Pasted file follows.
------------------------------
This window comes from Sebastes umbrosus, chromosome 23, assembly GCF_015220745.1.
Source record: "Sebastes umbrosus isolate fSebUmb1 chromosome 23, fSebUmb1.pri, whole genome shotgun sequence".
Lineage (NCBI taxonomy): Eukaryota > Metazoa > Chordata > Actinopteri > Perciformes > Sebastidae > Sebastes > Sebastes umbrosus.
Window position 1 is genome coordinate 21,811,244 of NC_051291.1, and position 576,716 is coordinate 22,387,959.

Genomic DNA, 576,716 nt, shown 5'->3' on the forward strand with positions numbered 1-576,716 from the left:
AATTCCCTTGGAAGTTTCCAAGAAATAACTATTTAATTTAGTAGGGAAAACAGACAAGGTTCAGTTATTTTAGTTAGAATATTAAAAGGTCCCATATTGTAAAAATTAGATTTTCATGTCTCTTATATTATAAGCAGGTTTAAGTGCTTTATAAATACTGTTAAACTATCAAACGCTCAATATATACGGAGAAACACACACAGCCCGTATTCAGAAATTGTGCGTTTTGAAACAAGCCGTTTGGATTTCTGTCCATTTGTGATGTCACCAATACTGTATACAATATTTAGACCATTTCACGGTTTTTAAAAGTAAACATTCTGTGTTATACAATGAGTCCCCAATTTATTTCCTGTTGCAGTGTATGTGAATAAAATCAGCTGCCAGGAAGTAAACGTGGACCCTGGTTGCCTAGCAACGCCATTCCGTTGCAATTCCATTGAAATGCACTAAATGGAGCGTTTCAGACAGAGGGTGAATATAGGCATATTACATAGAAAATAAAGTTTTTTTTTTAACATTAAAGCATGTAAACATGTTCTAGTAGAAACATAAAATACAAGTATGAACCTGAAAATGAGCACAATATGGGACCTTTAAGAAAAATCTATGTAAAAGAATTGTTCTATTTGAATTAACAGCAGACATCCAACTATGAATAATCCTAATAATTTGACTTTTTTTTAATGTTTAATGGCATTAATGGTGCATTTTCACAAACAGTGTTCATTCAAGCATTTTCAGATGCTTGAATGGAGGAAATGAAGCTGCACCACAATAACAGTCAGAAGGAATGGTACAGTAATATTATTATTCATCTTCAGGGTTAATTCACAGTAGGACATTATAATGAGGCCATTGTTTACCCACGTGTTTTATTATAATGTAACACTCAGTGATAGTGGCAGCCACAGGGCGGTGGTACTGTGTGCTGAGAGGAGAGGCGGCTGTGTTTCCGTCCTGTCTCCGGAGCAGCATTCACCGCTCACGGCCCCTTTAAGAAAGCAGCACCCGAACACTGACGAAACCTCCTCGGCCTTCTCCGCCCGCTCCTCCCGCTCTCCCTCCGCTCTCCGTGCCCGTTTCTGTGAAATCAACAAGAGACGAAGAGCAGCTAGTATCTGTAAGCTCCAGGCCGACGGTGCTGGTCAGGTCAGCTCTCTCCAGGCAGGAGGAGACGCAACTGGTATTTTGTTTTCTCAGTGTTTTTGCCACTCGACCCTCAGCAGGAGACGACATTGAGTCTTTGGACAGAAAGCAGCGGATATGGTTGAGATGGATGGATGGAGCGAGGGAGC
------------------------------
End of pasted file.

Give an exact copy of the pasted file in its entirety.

This window comes from Sebastes umbrosus, chromosome 23, assembly GCF_015220745.1.
Source record: "Sebastes umbrosus isolate fSebUmb1 chromosome 23, fSebUmb1.pri, whole genome shotgun sequence".
Lineage (NCBI taxonomy): Eukaryota > Metazoa > Chordata > Actinopteri > Perciformes > Sebastidae > Sebastes > Sebastes umbrosus.
Window position 1 is genome coordinate 21,811,244 of NC_051291.1, and position 576,716 is coordinate 22,387,959.

Genomic DNA, 576,716 nt, shown 5'->3' on the forward strand with positions numbered 1-576,716 from the left:
AATTCCCTTGGAAGTTTCCAAGAAATAACTATTTAATTTAGTAGGGAAAACAGACAAGGTTCAGTTATTTTAGTTAGAATATTAAAAGGTCCCATATTGTAAAAATTAGATTTTCATGTCTCTTATATTATAAGCAGGTTTAAGTGCTTTATAAATACTGTTAAACTATCAAACGCTCAATATATACGGAGAAACACACACAGCCCGTATTCAGAAATTGTGCGTTTTGAAACAAGCCGTTTGGATTTCTGTCCATTTGTGATGTCACCAATACTGTATACAATATTTAGACCATTTCACGGTTTTTAAAAGTAAACATTCTGTGTTATACAATGAGTCCCCAATTTATTTCCTGTTGCAGTGTATGTGAATAAAATCAGCTGCCAGGAAGTAAACGTGGACCCTGGTTGCCTAGCAACGCCATTCCGTTGCAATTCCATTGAAATGCACTAAATGGAGCGTTTCAGACAGAGGGTGAATATAGGCATATTACATAGAAAATAAAGTTTTTTTTTTAACATTAAAGCATGTAAACATGTTCTAGTAGAAACATAAAATACAAGTATGAACCTGAAAATGAGCACAATATGGGACCTTTAAGAAAAATCTATGTAAAAGAATTGTTCTATTTGAATTAACAGCAGACATCCAACTATGAATAATCCTAATAATTTGACTTTTTTTTAATGTTTAATGGCATTAATGGTGCATTTTCACAAACAGTGTTCATTCAAGCATTTTCAGATGCTTGAATGGAGGAAATGAAGCTGCACCACAATAACAGTCAGAAGGAATGGTACAGTAATATTATTATTCATCTTCAGGGTTAATTCACAGTAGGACATTATAATGAGGCCATTGTTTACCCACGTGTTTTATTATAATGTAACACTCAGTGATAGTGGCAGCCACAGGGCGGTGGTACTGTGTGCTGAGAGGAGAGGCGGCTGTGTTTCCGTCCTGTCTCCGGAGCAGCATTCACCGCTCACGGCCCCTTTAAGAAAGCAGCACCCGAACACTGACGAAACCTCCTCGGCCTTCTCCGCCCGCTCCTCCCGCTCTCCCTCCGCTCTCCGTGCCCGTTTCTGTGAAATCAACAAGAGACGAAGAGCAGCTAGTATCTGTAAGCTCCAGGCCGACGGTGCTGGTCAGGTCAGCTCTCTCCAGGCAGGAGGAGACGCAACTGGTATTTTGTTTTCTCAGTGTTTTTGCCACTCGACCCTCAGCAGGAGACGACATTGAGTCTTTGGACAGAAAGCAGCGGATATGGTTGAGATGGATGGATGGAGCGAGGGAGC